Thursday, December 24, 2009

Savings in an Economy like Kenya

In Kenya, in order to save, you must invest.
Picture this, in the 1970s, one could buy a car with Kes 5,000. In the 1980s, one could only buy a motor cycle. It gets worse, in the 1990s, Kes 5,000 could only get you a bicycle. Now, Kes 5,000 is fit for only shoes. Imagine the individual who put aside Kes 5,000 in the 1970s and went to the shops to buy commodities. I think that the illustration gives on the picture. But this is a scenario played out in almost every country in varying degrees. The US Dollar is estimated to have lost more than 90% of its value over the last century. North Korea have just undergone a serious devaluation that has seen the holders of the current currency lose a significant amount of value.
One is therefore forced to ask why any government would think that destruction of wealth is a sure way to prosperity. Why would anyone save their money in a currency that is doomed to lose value? In other words, why hold your money in monetary form?
For those who doubt, the general purpose of a Central Bank is to, inter alia, hold prices steady in order to achieve a stable macro-economic environment. The main purpose of this is to instill confidence in the use of currency so that those who buy or sell are able to do so using local currency. Kenya’s Central Bank Policy is to hold annual inflation at 5% year on year. This means that the monetary authorities at Kenya’s Central Bank will allow a 5% reduction of the purchasing power of the Kenya shilling every year.
As earlier stated, the central purpose of a Central Bank should be to maintain stability in prices and the primary reason for this is to maintain currency as a credible store of wealth. For the general citizenry to be able to use currency, they should have faith that the value of their production is stored efficiently in whatever form until when they feel a need to exchange this value, commonly referred to as purchasing power, with another commodity or service that will satisfy their needs. In short, money is not held for its own sake, but to facilitate a transfer of value from one’s production to acquiring goods or services one needs in order to satisfy specific wants or needs.
One can already see the contradictions of the average Central Bank’s actions with its supposed role. A lot of Central Banks have adopted this inflationary policy that is sure to lead to metamorphosize into a currency crisis in the future.
The excuse a lot of Central Banks have given for this apparent inflationary policy is to sustain, nay, encourage economic growth. This is ostensibly done through two ways:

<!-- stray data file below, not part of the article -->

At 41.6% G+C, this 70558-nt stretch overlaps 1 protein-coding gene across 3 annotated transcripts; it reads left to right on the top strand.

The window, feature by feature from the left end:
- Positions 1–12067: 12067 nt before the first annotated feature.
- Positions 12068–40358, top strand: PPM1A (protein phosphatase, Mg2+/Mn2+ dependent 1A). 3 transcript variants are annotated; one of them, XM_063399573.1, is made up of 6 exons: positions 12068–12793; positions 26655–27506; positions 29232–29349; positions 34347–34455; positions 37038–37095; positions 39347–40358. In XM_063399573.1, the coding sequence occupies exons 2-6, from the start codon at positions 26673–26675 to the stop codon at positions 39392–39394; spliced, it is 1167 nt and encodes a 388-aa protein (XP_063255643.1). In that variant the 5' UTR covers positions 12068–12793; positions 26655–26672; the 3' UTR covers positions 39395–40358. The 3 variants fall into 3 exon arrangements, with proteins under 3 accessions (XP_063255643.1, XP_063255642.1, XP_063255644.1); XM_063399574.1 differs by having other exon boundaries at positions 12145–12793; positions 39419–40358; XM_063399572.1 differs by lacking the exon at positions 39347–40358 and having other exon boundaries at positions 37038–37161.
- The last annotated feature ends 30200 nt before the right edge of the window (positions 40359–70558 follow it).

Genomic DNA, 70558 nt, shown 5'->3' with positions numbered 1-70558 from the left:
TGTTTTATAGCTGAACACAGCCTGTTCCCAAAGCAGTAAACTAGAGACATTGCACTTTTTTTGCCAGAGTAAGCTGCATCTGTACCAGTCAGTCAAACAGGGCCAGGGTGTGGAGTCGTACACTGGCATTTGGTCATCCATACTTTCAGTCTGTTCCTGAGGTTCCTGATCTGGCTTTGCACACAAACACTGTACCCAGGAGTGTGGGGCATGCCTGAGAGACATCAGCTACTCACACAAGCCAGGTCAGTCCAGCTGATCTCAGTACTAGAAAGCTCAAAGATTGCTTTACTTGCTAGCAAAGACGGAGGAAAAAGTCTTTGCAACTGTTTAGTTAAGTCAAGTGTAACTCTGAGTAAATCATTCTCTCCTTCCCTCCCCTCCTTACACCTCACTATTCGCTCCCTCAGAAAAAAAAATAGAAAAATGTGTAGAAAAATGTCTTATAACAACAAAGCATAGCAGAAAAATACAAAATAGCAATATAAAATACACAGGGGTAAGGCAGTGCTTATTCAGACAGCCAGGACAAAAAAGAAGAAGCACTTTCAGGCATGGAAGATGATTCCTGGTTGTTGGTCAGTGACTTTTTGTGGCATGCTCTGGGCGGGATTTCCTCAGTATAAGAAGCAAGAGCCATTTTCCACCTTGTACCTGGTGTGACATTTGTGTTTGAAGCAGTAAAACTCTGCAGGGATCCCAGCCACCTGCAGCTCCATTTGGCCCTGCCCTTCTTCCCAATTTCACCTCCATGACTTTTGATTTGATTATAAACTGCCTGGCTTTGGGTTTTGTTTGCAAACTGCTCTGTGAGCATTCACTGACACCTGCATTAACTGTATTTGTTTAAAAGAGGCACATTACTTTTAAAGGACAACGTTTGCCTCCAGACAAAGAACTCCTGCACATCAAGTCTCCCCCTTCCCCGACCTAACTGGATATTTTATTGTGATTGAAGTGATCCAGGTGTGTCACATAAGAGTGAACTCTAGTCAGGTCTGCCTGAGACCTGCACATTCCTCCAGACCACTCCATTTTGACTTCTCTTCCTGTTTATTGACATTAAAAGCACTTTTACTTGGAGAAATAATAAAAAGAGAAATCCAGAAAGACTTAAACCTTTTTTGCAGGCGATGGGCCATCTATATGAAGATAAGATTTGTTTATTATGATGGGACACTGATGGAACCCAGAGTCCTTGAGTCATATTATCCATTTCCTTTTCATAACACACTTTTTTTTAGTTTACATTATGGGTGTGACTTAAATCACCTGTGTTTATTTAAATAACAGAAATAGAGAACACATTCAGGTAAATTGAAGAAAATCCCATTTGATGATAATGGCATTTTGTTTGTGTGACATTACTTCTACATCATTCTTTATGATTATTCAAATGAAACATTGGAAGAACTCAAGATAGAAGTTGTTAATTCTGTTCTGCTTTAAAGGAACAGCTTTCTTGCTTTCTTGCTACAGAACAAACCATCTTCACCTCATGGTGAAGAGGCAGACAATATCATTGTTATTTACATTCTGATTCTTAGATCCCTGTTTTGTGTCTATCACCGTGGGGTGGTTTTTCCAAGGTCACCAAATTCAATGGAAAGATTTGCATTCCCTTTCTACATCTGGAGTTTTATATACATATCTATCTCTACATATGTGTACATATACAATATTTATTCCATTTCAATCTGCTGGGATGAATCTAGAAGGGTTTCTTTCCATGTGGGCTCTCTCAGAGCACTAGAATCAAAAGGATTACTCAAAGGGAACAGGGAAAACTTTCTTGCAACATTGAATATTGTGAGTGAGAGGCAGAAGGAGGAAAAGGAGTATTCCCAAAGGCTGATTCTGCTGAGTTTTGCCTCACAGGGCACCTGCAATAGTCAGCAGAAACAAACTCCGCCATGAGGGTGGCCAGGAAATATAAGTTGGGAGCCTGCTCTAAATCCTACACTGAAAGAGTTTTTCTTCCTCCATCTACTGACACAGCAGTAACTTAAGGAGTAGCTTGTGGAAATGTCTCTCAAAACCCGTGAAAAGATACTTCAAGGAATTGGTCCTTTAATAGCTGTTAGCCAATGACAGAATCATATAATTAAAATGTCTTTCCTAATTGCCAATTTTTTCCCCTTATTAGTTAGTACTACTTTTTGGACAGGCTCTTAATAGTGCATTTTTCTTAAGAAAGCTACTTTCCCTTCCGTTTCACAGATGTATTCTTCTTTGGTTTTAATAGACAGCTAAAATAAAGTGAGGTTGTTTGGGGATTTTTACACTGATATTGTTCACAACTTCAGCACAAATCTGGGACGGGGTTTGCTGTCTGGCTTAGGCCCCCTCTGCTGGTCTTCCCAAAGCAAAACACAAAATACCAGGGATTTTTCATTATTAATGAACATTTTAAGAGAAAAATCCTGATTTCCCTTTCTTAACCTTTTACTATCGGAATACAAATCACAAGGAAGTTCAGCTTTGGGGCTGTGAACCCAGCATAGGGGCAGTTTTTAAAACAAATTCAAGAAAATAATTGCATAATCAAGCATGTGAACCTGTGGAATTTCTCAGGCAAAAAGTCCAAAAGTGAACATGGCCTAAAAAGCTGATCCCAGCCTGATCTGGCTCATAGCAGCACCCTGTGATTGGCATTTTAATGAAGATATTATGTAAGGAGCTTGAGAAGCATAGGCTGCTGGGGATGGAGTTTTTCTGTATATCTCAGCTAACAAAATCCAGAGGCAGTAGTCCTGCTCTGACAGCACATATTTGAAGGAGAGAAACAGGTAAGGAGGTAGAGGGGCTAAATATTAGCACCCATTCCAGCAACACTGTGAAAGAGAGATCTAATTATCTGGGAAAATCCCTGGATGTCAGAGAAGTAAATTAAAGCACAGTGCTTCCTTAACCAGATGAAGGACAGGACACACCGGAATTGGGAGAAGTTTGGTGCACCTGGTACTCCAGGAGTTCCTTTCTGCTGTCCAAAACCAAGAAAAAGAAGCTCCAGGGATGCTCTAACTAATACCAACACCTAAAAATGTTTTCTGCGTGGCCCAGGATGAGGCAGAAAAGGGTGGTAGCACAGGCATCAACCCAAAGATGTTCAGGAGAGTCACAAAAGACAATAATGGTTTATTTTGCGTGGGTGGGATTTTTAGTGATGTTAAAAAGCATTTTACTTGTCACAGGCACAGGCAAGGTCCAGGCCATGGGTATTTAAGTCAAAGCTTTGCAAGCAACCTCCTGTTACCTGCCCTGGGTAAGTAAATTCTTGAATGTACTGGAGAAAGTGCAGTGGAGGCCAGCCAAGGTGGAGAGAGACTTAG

1. Inflationary policy aids in creating new money which can be used to make available credit to investors and consumers alike leading to higher investment and higher consumption; and
2. In some cases, this also helps hold down interest rates so that money can be ‘affordable’ to investors.
This inflationary policy has, however, its side effects. The first is that it can lead to a commodity boom. Low interest rates are fodder for speculation. In the international markets, this has been very apparent with money being used by large banks for speculation. Prior to the financial crisis, the world first witnessed a commodity boom which saw oil hit a high of USD 147/BBL. The commodity boom then went on to feed inflation into the general economy causing sever inflation. The commodity boom was, however, a bubble and just as the housing market earlier on, burst destroying a lot of wealth in the process.
Secondly, the low inflation regime was responsible for financing a lot of consumption and this was not sustainable as when the inflation rates forced interest rates up, there was a lot of demand destruction leading the economy to go into a depressionary spiral that threatened to turn deflationary.
Thirdly, the low interest rates discouraged savings which are essential to sustain investment and interest rates down and also helps temper boom-bust cycles.
In recent times, the governments and the monetary policy authorities have sought to intervene in order to ‘save the economy’ from the sever boom-bust cycles through stimulus packages and low interest rates. What we have then, is a highly unstable environment in which investors are supposed to conduct their economic activity. Interest rates are artificially low which is likely to lead to asset bubbles and later on inflation.
The fiscal stimulus is also likely to lead to inflated tax bills and possibly deflationary pressures in some industries when government is forced to withdraw its spending.
All this combined could lead to capital flight to safe currencies. However, seeing that the US Dollar, the Chinese Reminbi and the Japanese Yen face credibility challenges and the Euro, seeing the weakness in the Spanish, the Austrian, the English and the Greek economies, is also not very attractive, we may see people beginning to save in commodities, commodity stocks and in gold. I separate gold from commodities because, unlike other commodities, gold does is not consumed and therefore does not have a shelf life.
In summary, to save in the current world scenario, holding funds in local currency may lead to savings being wiped out. Government paper is looking more and more like the new sub-prime. We are only left with stocks and bonds. Bonds don’t look too good during inflationary times. This leaves stocks… especially commodity stocks and commodities as the only viable stores of wealth.

No comments: